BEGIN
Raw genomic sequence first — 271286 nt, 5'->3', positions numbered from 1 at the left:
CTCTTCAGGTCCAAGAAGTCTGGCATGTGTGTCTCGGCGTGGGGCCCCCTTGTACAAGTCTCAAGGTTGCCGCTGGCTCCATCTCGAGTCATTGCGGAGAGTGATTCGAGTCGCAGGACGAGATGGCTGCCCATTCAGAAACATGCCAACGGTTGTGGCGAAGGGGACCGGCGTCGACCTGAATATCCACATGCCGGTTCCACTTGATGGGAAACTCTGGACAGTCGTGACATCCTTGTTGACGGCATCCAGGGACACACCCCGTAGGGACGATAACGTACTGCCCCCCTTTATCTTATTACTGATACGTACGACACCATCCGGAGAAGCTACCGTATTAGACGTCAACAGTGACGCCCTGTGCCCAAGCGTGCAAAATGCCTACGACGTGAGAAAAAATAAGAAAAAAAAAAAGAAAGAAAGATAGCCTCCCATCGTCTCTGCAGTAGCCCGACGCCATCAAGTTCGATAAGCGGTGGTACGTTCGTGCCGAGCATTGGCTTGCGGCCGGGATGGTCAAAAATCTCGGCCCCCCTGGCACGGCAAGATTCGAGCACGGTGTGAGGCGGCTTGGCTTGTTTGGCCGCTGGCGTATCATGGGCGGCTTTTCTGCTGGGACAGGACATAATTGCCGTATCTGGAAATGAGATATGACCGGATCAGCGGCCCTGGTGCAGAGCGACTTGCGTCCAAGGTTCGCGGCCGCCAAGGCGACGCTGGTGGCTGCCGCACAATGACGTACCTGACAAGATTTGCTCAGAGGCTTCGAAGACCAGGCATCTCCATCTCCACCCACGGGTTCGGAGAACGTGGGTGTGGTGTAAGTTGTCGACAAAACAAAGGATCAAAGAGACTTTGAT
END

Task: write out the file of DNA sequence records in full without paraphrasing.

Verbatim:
Raw genomic sequence first — 271286 nt, 5'->3', positions numbered from 1 at the left:
CTCTTCAGGTCCAAGAAGTCTGGCATGTGTGTCTCGGCGTGGGGCCCCCTTGTACAAGTCTCAAGGTTGCCGCTGGCTCCATCTCGAGTCATTGCGGAGAGTGATTCGAGTCGCAGGACGAGATGGCTGCCCATTCAGAAACATGCCAACGGTTGTGGCGAAGGGGACCGGCGTCGACCTGAATATCCACATGCCGGTTCCACTTGATGGGAAACTCTGGACAGTCGTGACATCCTTGTTGACGGCATCCAGGGACACACCCCGTAGGGACGATAACGTACTGCCCCCCTTTATCTTATTACTGATACGTACGACACCATCCGGAGAAGCTACCGTATTAGACGTCAACAGTGACGCCCTGTGCCCAAGCGTGCAAAATGCCTACGACGTGAGAAAAAATAAGAAAAAAAAAAAGAAAGAAAGATAGCCTCCCATCGTCTCTGCAGTAGCCCGACGCCATCAAGTTCGATAAGCGGTGGTACGTTCGTGCCGAGCATTGGCTTGCGGCCGGGATGGTCAAAAATCTCGGCCCCCCTGGCACGGCAAGATTCGAGCACGGTGTGAGGCGGCTTGGCTTGTTTGGCCGCTGGCGTATCATGGGCGGCTTTTCTGCTGGGACAGGACATAATTGCCGTATCTGGAAATGAGATATGACCGGATCAGCGGCCCTGGTGCAGAGCGACTTGCGTCCAAGGTTCGCGGCCGCCAAGGCGACGCTGGTGGCTGCCGCACAATGACGTACCTGACAAGATTTGCTCAGAGGCTTCGAAGACCAGGCATCTCCATCTCCACCCACGGGTTCGGAGAACGTGGGTGTGGTGTAAGTTGTCGACAAAACAAAGGATCAAAGAGACTTTGAT